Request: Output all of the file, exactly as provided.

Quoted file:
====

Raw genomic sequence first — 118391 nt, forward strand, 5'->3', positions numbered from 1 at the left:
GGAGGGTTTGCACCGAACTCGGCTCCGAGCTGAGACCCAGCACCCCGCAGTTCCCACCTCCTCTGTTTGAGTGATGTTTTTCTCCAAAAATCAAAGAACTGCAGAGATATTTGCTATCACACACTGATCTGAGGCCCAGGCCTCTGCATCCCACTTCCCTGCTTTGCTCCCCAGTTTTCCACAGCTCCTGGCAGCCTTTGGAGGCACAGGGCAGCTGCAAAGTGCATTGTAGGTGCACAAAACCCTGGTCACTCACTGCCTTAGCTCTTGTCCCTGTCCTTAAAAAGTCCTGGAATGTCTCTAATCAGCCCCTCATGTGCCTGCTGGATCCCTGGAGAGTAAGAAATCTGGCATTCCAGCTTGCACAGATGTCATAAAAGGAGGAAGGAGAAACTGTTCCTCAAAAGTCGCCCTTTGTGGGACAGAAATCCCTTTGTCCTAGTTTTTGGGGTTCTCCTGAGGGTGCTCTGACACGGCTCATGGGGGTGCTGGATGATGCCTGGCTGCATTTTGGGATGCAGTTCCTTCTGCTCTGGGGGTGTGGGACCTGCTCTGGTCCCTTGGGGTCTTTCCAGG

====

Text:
Raw genomic sequence first — 118391 nt, forward strand, 5'->3', positions numbered from 1 at the left:
GGAGGGTTTGCACCGAACTCGGCTCCGAGCTGAGACCCAGCACCCCGCAGTTCCCACCTCCTCTGTTTGAGTGATGTTTTTCTCCAAAAATCAAAGAACTGCAGAGATATTTGCTATCACACACTGATCTGAGGCCCAGGCCTCTGCATCCCACTTCCCTGCTTTGCTCCCCAGTTTTCCACAGCTCCTGGCAGCCTTTGGAGGCACAGGGCAGCTGCAAAGTGCATTGTAGGTGCACAAAACCCTGGTCACTCACTGCCTTAGCTCTTGTCCCTGTCCTTAAAAAGTCCTGGAATGTCTCTAATCAGCCCCTCATGTGCCTGCTGGATCCCTGGAGAGTAAGAAATCTGGCATTCCAGCTTGCACAGATGTCATAAAAGGAGGAAGGAGAAACTGTTCCTCAAAAGTCGCCCTTTGTGGGACAGAAATCCCTTTGTCCTAGTTTTTGGGGTTCTCCTGAGGGTGCTCTGACACGGCTCATGGGGGTGCTGGATGATGCCTGGCTGCATTTTGGGATGCAGTTCCTTCTGCTCTGGGGGTGTGGGACCTGCTCTGGTCCCTTGGGGTCTTTCCAGG